Now… how can you solve the frustration caused by disorganization? Since I picked on “bureaucratic delays” as a cause of frustration, next up is…
Science Proves That Setting Deadlines Helps You Actually Complete Tasks On Time
Deadline is a date or time before which something must be done, again, according to Merriam-Webster dictionary.
Researchers at MIT conducted a study on procrastination, deadlines, and precommitment. Essentially, they wanted to know if incremental deadlines would help projects be completed on time rather than at the last minute (or not at all).
That study found self-imposed deadlines aren’t as effective as externally-imposed, evenly-spaced deadlines.
People are scientifically proven to be more effective when larger “projects” are broken down and assigned to them as deadlines over time.
^^^ Yep. People work better when they’re told what to do and when to have it done.
So… to summarize… psychology suggests:
Being organized enough to plan your workflows and delegate task deadlines will help you complete projects on time.
What are some best practices for assigning deadlines?
^^^ I thought you’d never ask. ;)
- Break down all of the work to be done for a piece of content in a chronological list. For example, consider everything you need to do to plan, write, and publish a white paper from beginning to end.
- Eliminate all unnecessary tasks from the list. Andrew S. Grove, former CEO at Intel, suggests targeting a specific number of tasks to remove from your workflow can help you reduce your workload by 30-50%. Remove tasks that fall into other workflows, exist for bureaucratic/approval purposes, and are outdated.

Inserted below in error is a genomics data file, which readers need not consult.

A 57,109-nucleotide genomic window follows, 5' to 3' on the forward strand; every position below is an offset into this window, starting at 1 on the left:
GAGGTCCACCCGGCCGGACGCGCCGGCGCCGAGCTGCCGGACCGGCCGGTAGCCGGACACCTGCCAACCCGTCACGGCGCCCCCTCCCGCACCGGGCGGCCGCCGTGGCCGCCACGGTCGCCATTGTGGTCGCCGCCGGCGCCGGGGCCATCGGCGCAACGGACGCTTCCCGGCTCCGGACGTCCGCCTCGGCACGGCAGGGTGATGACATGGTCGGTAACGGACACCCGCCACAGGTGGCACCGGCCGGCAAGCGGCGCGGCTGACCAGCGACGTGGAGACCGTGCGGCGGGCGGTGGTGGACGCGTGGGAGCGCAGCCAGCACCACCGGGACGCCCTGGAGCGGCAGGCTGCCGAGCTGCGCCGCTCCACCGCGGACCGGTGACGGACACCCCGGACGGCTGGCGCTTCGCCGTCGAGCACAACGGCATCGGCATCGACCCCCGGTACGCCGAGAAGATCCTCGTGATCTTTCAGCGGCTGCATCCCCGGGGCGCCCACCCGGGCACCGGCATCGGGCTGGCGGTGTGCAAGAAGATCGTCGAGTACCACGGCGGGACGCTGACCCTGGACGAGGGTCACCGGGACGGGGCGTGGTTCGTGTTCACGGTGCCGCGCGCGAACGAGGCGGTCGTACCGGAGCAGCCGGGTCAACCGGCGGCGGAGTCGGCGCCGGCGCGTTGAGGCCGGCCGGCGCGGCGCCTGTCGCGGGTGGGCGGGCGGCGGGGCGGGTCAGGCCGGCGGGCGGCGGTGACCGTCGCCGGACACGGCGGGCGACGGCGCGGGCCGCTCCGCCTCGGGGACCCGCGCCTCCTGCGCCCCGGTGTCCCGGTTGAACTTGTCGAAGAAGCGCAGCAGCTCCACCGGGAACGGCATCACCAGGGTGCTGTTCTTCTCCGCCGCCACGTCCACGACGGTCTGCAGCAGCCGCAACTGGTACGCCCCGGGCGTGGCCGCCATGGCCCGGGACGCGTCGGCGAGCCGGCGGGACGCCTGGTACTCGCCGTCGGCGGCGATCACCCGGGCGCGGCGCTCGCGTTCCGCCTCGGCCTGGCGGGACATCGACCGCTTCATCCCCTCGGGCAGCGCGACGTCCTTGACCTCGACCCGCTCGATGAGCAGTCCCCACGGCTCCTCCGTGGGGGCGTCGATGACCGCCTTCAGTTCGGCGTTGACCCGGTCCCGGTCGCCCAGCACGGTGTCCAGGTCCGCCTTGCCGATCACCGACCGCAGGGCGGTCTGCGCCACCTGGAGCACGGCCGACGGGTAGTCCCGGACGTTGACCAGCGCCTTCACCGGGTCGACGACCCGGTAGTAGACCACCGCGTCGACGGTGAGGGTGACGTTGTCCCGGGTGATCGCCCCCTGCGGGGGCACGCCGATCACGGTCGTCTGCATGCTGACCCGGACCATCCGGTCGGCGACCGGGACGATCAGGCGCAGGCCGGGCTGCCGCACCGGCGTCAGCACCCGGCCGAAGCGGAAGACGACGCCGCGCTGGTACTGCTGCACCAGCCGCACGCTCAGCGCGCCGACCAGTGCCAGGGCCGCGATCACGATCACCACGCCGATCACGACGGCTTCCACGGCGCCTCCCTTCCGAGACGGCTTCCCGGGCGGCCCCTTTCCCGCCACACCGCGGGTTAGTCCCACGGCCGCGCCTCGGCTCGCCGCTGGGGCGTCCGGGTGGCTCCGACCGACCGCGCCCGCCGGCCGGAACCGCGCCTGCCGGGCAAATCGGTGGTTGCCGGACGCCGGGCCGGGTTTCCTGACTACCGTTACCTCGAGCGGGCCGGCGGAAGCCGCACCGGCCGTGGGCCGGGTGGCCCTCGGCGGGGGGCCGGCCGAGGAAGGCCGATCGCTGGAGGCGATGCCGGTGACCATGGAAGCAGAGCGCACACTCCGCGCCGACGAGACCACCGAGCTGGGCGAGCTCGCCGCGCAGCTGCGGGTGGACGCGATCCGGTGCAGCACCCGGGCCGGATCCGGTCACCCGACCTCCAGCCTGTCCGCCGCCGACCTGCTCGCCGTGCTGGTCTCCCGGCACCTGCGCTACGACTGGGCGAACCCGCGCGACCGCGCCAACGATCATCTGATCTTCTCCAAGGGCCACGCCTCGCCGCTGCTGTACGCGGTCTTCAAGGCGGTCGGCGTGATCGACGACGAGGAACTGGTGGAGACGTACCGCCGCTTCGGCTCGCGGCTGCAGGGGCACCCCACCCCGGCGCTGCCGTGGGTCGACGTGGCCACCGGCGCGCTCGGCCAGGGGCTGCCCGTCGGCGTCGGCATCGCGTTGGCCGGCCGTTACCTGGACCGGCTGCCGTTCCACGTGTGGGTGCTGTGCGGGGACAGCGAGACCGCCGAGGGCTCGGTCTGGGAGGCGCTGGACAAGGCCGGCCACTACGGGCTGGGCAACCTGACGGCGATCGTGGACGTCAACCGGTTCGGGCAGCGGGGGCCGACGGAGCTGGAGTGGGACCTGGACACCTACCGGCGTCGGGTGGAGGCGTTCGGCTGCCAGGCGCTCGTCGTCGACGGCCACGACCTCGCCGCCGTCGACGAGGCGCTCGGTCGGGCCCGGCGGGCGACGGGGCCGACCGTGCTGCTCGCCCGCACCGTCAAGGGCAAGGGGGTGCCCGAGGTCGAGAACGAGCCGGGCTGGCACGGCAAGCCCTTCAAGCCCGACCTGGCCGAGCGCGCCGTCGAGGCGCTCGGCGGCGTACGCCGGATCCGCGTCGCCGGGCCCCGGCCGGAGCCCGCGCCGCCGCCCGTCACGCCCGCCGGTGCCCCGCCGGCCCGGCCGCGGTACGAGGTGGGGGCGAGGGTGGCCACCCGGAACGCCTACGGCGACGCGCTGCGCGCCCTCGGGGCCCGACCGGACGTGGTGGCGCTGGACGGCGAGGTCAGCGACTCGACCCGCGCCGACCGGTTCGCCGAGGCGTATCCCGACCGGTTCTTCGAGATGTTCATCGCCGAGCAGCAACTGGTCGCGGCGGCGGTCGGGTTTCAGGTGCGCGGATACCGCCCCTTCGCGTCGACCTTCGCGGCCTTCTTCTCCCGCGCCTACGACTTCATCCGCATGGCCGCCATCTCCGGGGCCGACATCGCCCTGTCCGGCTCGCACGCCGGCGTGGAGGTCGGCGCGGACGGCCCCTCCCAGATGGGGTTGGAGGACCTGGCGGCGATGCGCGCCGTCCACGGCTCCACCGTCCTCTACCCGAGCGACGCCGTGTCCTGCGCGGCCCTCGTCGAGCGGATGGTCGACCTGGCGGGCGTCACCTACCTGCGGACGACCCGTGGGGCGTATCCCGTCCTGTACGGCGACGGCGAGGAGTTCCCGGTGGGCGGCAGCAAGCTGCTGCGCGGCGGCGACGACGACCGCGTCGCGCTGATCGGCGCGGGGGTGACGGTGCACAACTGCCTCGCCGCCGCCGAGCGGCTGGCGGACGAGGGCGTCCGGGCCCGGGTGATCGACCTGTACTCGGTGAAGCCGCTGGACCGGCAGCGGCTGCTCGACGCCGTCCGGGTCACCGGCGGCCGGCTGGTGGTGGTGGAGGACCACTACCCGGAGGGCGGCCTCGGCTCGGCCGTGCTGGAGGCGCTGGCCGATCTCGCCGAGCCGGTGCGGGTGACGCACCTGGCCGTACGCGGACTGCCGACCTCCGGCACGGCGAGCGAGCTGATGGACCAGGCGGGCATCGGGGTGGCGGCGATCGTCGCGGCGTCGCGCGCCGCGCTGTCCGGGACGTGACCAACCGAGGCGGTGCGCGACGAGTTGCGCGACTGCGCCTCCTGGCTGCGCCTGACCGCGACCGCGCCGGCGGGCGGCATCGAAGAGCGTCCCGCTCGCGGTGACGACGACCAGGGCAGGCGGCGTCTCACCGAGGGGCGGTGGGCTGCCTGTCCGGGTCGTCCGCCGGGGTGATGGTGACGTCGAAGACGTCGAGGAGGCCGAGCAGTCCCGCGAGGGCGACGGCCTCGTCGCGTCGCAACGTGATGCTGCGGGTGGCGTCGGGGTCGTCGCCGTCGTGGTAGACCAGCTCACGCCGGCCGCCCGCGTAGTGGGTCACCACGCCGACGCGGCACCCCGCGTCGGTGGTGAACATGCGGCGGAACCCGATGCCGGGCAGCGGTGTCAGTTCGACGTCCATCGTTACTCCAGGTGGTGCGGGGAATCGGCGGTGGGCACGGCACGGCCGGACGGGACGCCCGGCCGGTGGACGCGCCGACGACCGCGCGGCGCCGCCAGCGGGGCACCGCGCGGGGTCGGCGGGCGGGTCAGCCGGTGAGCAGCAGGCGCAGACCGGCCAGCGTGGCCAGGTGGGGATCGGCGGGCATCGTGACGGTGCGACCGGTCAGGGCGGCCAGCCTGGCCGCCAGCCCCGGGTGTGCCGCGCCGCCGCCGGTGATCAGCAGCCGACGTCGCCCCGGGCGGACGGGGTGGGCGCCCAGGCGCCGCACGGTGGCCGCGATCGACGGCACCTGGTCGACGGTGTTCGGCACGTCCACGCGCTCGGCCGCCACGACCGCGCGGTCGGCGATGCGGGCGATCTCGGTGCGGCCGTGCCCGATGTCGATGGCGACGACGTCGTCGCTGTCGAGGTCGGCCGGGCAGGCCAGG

- Decide who will complete each of those tasks. You’re thinking of one name per task here—because the moment you delegate one task to two people is the moment each points fingers at the other to complete the work (or… push blame on the other when the work never gets completed).
- Figure out when the last task in the workflow needs to be done. In marketing lingo, you can think of this as # of days before publish. For example, if you need a blog post to be 100% complete two weeks before it publishes, the last task in the workflow needs to be done 14 days before the publish date. Now you know the second-to-last task needs to be completed 15 days before publish, the third-to-last task 16 days before publish, and all the way up the list to the very first task so you’ll know exactly when to begin the workflow.
Through this process, you’ve organized:
- The workflow for a specific piece of content so no detail gets missed.
- Accountability for each task within the workflow so you can efficiently assign the work among your team.
- When every task needs to be completed so, as a collective project, the content is completed on time, thereby crushing your deadline.
You can follow this simple process to organize realistic workflows for everything you do: white papers, blog posts, emails, courses, and beyond.
And, in the grand scheme of things, you’ve used psychology to influence your team to complete their work on time so you, as a collective marketing team, nail every deadline for every piece and for every campaign.
(total time spent completing tasks that were removed from the workflow) × hourly wage = # hours productivity and # money saved from being organized
For example, if you’re writing a blog post, your calculation may look something like this: